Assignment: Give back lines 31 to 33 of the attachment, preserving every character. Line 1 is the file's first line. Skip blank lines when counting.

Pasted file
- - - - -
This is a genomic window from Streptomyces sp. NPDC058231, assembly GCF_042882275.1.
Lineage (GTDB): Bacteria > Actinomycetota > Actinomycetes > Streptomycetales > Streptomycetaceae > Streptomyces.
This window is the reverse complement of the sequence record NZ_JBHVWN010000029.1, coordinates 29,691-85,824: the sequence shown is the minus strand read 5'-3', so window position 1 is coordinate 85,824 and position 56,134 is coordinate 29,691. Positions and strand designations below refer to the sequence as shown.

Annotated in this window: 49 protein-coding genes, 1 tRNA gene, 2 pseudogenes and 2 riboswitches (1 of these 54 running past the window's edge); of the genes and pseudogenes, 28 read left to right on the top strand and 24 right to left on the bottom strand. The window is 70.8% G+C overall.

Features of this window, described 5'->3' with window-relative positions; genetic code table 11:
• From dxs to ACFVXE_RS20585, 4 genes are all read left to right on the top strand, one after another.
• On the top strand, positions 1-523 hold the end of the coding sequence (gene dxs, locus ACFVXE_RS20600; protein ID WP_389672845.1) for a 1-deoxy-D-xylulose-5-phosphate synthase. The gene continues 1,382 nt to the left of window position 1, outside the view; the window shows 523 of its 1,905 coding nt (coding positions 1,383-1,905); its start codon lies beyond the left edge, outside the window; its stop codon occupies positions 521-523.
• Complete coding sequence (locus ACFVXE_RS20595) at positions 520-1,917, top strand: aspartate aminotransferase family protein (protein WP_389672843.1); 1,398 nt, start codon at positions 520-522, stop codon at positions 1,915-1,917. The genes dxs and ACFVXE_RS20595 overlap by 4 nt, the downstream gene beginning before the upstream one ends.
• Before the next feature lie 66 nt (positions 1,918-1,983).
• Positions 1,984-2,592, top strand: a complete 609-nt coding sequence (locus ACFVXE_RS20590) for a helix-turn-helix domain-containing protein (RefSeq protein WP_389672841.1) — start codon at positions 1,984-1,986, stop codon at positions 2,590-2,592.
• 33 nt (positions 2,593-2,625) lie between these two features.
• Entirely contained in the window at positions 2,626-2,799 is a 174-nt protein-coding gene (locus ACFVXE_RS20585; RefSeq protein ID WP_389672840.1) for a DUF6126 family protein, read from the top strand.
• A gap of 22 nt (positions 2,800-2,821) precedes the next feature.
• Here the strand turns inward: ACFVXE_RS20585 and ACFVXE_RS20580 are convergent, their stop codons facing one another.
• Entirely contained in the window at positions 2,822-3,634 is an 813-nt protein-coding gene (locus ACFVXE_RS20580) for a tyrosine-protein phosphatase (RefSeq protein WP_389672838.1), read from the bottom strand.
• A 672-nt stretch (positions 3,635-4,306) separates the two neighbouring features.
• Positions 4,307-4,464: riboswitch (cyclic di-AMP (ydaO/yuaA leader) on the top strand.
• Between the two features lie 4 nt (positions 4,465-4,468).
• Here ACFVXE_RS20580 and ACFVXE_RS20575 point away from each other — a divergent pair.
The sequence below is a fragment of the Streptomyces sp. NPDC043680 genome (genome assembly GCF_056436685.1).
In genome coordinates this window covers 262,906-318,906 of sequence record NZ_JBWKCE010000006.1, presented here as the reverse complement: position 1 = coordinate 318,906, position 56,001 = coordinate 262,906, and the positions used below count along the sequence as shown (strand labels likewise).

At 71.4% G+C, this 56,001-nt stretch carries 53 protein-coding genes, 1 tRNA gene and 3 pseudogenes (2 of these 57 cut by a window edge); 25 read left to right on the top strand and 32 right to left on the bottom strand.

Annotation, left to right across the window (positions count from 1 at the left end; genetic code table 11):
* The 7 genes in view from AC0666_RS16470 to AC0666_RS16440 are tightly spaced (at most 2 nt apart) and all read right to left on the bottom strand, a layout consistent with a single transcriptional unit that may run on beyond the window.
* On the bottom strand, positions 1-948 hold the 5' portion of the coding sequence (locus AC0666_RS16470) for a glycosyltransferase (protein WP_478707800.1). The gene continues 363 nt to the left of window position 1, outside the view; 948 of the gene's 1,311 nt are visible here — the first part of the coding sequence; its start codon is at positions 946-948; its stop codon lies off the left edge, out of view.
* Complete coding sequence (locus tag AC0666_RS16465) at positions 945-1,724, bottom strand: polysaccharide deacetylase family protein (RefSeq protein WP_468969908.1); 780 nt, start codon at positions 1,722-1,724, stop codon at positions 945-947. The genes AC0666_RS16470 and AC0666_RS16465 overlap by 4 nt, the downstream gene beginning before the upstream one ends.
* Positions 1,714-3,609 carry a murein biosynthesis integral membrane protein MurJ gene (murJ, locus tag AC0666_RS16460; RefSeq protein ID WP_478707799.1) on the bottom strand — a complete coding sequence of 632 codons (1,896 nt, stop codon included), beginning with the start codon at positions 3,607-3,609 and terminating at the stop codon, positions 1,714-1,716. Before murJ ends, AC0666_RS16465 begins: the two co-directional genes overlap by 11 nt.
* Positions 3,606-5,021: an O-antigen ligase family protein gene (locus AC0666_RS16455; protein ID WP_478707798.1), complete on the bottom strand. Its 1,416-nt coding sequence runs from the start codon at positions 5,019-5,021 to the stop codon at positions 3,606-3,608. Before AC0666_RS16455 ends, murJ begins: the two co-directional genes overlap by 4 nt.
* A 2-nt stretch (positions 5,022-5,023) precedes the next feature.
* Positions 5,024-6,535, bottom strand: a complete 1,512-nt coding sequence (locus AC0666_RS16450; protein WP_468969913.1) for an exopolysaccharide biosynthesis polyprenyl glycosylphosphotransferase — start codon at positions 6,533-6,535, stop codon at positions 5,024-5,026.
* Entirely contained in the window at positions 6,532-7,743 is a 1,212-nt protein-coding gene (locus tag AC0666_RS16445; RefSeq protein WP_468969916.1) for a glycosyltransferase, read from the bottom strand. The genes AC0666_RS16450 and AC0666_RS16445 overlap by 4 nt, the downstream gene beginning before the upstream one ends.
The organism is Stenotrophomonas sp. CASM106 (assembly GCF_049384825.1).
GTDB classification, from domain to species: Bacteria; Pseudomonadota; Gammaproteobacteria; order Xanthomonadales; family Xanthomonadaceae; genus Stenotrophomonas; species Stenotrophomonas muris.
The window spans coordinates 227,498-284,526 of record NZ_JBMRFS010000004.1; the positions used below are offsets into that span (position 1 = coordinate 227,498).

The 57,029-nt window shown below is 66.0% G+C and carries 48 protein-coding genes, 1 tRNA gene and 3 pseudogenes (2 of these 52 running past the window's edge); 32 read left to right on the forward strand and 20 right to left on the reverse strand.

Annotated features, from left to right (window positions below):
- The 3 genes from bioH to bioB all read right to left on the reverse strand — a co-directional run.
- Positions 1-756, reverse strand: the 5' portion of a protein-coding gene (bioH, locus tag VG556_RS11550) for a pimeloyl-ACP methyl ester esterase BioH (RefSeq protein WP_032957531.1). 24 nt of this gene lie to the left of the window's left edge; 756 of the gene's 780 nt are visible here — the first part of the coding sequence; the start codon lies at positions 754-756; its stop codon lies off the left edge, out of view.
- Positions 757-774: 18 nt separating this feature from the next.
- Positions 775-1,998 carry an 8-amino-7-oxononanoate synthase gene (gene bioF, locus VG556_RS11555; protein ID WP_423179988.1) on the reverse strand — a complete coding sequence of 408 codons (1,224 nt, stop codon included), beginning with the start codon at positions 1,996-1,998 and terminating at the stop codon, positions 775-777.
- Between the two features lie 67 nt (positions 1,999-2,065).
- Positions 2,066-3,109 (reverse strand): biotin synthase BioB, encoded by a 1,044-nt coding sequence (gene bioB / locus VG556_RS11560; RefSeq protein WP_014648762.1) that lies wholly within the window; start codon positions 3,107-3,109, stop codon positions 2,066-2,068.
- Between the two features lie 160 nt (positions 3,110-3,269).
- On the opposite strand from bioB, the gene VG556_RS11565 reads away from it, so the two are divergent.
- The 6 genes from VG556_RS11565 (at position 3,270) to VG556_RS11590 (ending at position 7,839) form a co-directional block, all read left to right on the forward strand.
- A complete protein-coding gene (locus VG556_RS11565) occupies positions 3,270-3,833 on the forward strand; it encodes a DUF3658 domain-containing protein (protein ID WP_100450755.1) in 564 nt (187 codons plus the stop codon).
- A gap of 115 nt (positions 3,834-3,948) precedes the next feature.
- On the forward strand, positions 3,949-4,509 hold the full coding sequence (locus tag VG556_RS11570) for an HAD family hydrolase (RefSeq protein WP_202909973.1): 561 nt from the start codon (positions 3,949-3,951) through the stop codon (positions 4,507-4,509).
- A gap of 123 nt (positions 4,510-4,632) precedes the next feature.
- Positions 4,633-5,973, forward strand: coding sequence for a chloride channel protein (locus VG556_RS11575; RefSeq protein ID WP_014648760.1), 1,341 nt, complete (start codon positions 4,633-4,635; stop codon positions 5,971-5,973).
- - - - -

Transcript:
* Entirely contained in the window at positions 6,532-7,743 is a 1,212-nt protein-coding gene (locus tag AC0666_RS16445; RefSeq protein WP_468969916.1) for a glycosyltransferase, read from the bottom strand. The genes AC0666_RS16450 and AC0666_RS16445 overlap by 4 nt, the downstream gene beginning before the upstream one ends.
The organism is Stenotrophomonas sp. CASM106 (assembly GCF_049384825.1).
GTDB classification, from domain to species: Bacteria; Pseudomonadota; Gammaproteobacteria; order Xanthomonadales; family Xanthomonadaceae; genus Stenotrophomonas; species Stenotrophomonas muris.